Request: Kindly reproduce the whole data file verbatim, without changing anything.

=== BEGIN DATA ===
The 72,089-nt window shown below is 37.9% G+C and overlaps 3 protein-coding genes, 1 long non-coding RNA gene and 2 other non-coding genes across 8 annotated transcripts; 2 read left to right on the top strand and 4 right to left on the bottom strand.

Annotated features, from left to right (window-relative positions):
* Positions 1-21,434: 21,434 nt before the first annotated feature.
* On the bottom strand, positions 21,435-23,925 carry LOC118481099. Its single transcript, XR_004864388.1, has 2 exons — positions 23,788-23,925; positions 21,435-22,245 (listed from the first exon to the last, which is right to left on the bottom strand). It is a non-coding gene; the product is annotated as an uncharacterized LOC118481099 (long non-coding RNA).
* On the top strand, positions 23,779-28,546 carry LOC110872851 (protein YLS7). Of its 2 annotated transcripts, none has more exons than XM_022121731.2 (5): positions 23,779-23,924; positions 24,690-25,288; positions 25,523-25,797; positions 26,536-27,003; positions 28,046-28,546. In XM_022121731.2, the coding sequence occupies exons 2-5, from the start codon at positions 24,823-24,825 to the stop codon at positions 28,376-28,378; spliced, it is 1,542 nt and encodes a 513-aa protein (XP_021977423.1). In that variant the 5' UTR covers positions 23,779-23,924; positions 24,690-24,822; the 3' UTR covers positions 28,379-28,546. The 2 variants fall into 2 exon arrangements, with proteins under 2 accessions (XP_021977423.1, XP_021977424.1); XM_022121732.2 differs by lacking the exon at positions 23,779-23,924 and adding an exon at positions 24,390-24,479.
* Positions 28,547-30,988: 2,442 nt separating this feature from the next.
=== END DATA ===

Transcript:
The 72,089-nt window shown below is 37.9% G+C and overlaps 3 protein-coding genes, 1 long non-coding RNA gene and 2 other non-coding genes across 8 annotated transcripts; 2 read left to right on the top strand and 4 right to left on the bottom strand.

Annotated features, from left to right (window-relative positions):
* Positions 1-21,434: 21,434 nt before the first annotated feature.
* On the bottom strand, positions 21,435-23,925 carry LOC118481099. Its single transcript, XR_004864388.1, has 2 exons — positions 23,788-23,925; positions 21,435-22,245 (listed from the first exon to the last, which is right to left on the bottom strand). It is a non-coding gene; the product is annotated as an uncharacterized LOC118481099 (long non-coding RNA).
* On the top strand, positions 23,779-28,546 carry LOC110872851 (protein YLS7). Of its 2 annotated transcripts, none has more exons than XM_022121731.2 (5): positions 23,779-23,924; positions 24,690-25,288; positions 25,523-25,797; positions 26,536-27,003; positions 28,046-28,546. In XM_022121731.2, the coding sequence occupies exons 2-5, from the start codon at positions 24,823-24,825 to the stop codon at positions 28,376-28,378; spliced, it is 1,542 nt and encodes a 513-aa protein (XP_021977423.1). In that variant the 5' UTR covers positions 23,779-23,924; positions 24,690-24,822; the 3' UTR covers positions 28,379-28,546. The 2 variants fall into 2 exon arrangements, with proteins under 2 accessions (XP_021977423.1, XP_021977424.1); XM_022121732.2 differs by lacking the exon at positions 23,779-23,924 and adding an exon at positions 24,390-24,479.
* Positions 28,547-30,988: 2,442 nt separating this feature from the next.